Brain lesion segmentation through image synthesis and outlier detection

Bowles, C., Qin, C., Guerrero, R., Gunn, R., Hammers, A., Dickie, D. A. , Valdés Hernández, M., Wardlaw, J. and Rueckert, D. (2017) Brain lesion segmentation through image synthesis and outlier detection. NeuroImage: Clinical, 16, pp. 643-658. (doi: 10.1016/j.nicl.2017.09.003) (PMID:29868438) (PMCID:PMC5984574)

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Abstract

Cerebral small vessel disease (SVD) can manifest in a number of ways. Many of these result in hyperintense regions visible on T2-weighted magnetic resonance (MR) images. The automatic segmentation of these lesions has been the focus of many studies. However, previous methods tended to be limited to certain types of pathology, as a consequence of either restricting the search to the white matter, or by training on an individual pathology. Here we present an unsupervised abnormality detection method which is able to detect abnormally hyperintense regions on FLAIR regardless of the underlying pathology or location. The method uses a combination of image synthesis, Gaussian mixture models and one class support vector machines, and needs only be trained on healthy tissue. We evaluate our method by comparing segmentation results from 127 subjects with SVD with three established methods and report significantly superior performance across a number of metrics.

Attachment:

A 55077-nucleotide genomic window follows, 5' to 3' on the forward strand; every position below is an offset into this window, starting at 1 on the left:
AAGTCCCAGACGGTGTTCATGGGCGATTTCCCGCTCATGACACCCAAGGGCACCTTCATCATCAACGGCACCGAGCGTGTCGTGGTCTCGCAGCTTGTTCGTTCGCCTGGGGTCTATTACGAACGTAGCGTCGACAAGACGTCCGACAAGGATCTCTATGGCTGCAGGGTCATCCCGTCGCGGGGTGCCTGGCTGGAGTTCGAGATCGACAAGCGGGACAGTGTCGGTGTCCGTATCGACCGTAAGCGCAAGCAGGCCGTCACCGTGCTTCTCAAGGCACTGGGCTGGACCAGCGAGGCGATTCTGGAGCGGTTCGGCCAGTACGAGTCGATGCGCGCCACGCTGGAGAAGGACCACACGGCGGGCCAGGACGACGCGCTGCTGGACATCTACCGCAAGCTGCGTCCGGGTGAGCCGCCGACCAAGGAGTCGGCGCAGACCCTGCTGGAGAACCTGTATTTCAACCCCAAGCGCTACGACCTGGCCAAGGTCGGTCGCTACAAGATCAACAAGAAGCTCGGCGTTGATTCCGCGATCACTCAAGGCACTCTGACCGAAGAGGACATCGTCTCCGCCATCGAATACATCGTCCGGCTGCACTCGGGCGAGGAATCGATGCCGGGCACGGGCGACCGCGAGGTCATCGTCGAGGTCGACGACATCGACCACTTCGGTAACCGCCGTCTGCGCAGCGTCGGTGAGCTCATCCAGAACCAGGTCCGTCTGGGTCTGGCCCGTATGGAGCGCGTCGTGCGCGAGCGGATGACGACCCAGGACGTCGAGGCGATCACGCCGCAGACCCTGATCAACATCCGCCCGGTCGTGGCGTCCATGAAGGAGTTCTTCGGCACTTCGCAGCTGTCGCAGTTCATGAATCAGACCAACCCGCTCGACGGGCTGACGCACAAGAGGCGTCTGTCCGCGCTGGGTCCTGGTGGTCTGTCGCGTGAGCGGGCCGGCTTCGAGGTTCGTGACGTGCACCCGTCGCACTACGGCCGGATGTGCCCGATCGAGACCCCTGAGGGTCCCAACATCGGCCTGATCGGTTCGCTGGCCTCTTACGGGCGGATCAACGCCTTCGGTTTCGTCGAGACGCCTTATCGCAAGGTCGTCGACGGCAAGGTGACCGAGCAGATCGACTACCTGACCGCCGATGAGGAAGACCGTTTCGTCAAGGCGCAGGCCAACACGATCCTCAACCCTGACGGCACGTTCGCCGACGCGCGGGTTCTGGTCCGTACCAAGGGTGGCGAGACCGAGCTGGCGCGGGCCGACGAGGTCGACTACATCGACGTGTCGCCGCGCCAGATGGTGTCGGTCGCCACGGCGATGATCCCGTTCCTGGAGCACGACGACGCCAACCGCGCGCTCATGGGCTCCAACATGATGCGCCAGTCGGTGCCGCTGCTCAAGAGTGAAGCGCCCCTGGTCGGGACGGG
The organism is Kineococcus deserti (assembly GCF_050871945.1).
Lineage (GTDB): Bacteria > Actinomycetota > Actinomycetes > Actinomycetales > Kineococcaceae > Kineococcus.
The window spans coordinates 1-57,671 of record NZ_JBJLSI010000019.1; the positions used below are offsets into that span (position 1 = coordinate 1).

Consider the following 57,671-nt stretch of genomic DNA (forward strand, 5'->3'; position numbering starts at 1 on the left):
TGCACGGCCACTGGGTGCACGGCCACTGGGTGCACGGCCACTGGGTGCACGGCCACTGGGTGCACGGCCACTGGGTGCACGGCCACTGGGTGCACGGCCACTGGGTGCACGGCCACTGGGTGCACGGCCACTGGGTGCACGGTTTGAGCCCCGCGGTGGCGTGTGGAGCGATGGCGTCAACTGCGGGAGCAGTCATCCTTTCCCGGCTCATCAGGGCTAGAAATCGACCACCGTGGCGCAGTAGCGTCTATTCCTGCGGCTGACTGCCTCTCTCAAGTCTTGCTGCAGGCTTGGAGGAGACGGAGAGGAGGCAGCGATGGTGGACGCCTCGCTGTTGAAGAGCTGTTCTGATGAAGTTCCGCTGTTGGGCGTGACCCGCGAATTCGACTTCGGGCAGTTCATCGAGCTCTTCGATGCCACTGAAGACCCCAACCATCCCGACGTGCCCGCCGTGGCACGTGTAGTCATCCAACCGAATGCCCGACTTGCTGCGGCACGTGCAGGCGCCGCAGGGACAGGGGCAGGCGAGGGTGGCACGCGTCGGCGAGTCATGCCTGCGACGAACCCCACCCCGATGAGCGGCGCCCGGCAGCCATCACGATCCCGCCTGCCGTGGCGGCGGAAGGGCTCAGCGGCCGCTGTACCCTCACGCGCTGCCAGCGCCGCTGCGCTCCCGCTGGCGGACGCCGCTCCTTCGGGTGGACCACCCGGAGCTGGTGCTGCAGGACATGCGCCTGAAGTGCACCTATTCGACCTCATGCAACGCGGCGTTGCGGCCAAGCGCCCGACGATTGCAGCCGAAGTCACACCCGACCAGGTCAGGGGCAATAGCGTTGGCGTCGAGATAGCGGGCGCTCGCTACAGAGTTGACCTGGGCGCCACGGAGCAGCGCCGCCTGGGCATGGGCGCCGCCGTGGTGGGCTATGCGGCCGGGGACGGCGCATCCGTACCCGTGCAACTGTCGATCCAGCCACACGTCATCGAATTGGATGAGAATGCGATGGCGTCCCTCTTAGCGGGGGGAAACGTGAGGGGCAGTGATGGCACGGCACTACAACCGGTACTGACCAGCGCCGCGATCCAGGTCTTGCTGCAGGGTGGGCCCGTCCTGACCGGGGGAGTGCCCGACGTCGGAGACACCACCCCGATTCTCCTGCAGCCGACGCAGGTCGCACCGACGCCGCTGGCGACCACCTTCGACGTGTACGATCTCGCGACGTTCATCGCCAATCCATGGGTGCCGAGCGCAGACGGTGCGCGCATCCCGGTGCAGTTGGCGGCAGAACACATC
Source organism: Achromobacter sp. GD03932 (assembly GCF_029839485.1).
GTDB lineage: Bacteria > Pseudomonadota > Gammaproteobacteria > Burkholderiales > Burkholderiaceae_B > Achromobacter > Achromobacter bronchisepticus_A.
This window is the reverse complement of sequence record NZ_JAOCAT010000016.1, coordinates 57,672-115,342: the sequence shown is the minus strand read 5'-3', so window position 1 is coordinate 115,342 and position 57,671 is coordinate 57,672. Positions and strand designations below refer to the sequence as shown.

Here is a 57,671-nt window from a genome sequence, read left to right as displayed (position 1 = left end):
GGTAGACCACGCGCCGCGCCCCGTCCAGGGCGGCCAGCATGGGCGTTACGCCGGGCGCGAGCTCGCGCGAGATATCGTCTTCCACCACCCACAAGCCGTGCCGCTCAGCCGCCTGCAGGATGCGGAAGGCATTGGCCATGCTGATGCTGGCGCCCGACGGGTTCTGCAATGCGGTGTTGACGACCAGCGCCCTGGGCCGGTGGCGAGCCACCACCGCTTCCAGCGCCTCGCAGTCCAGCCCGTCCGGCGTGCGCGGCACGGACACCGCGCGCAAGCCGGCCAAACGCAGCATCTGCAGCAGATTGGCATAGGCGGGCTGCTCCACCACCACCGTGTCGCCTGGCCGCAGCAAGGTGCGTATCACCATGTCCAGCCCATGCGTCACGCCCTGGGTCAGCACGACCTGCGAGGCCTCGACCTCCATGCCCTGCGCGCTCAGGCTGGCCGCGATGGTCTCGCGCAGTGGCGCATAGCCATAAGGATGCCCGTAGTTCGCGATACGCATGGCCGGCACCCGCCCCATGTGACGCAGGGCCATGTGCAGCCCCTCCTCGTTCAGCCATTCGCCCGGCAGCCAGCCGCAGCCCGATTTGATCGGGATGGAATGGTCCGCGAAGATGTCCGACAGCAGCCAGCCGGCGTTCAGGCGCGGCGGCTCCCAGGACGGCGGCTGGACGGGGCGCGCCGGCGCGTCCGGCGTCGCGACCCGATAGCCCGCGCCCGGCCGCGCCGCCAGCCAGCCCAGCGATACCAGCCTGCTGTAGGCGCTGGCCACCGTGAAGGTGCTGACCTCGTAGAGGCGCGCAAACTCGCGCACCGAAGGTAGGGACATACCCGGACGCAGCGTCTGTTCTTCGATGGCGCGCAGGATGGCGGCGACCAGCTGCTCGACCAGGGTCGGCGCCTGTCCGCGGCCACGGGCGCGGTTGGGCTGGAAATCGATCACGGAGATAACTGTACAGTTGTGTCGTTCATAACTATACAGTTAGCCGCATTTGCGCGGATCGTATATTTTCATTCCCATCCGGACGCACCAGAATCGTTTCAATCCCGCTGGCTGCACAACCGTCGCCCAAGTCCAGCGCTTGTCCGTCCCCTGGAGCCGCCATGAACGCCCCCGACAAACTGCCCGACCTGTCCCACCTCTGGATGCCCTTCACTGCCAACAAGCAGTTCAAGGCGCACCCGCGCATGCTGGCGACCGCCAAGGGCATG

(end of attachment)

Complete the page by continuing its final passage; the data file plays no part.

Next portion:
Item Type:Articles
Additional Information:This work is funded by the King's College London & Imperial College London EPSRC Centre for Doctoral Training in Medical Imaging (EP/L015226/1), Row Fogo Charitable Trust (grant no. BRO-D.FID3668413) and Innovate UK (Ref. 46917-348146). The generation of the reference data received funds from Age UK with additional funding from the UK Medical Research Council (Grant nos. G0701120, G1001245 and MR/M013111/1). Magnetic Resonance Image acquisition and analyses were conducted at the Brain Research Imaging Centre, Neuroimaging Sciences, University of Edinburgh (www.bric.ed.ac.uk) which is part of SINAPSE (Scottish Imaging Network–A Platform for Scientific Excellence) collaboration (www.sinapse.ac.uk) funded by the Scottish Funding Council and the Chief Scientist Office. Support from the Fondation Leducq Network for the Study of Perivascular Spaces in Small Vessel Disease (ref no. 16 CVD 05) and European Union Horizon 2020, PHC-03-15 (project no. 666881, ‘SVDs@Target’).
Status:Published
Refereed:Yes
Glasgow Author(s) Enlighten ID:Dickie, Dr David Alexander
Authors: Bowles, C., Qin, C., Guerrero, R., Gunn, R., Hammers, A., Dickie, D. A., Valdés Hernández, M., Wardlaw, J., and Rueckert, D.
College/School:College of Medical Veterinary and Life Sciences > Institute of Cardiovascular and Medical Sciences
Journal Name:NeuroImage: Clinical
Publisher:Elsevier
ISSN:2213-1582
ISSN (Online):2213-1582
Published Online:08 September 2017
Copyright Holders:Copyright © 2017 The Authors
First Published:First published in NeuroImage: Clinical 16:643-658
Publisher Policy:Reproduced under a Creative Commons License

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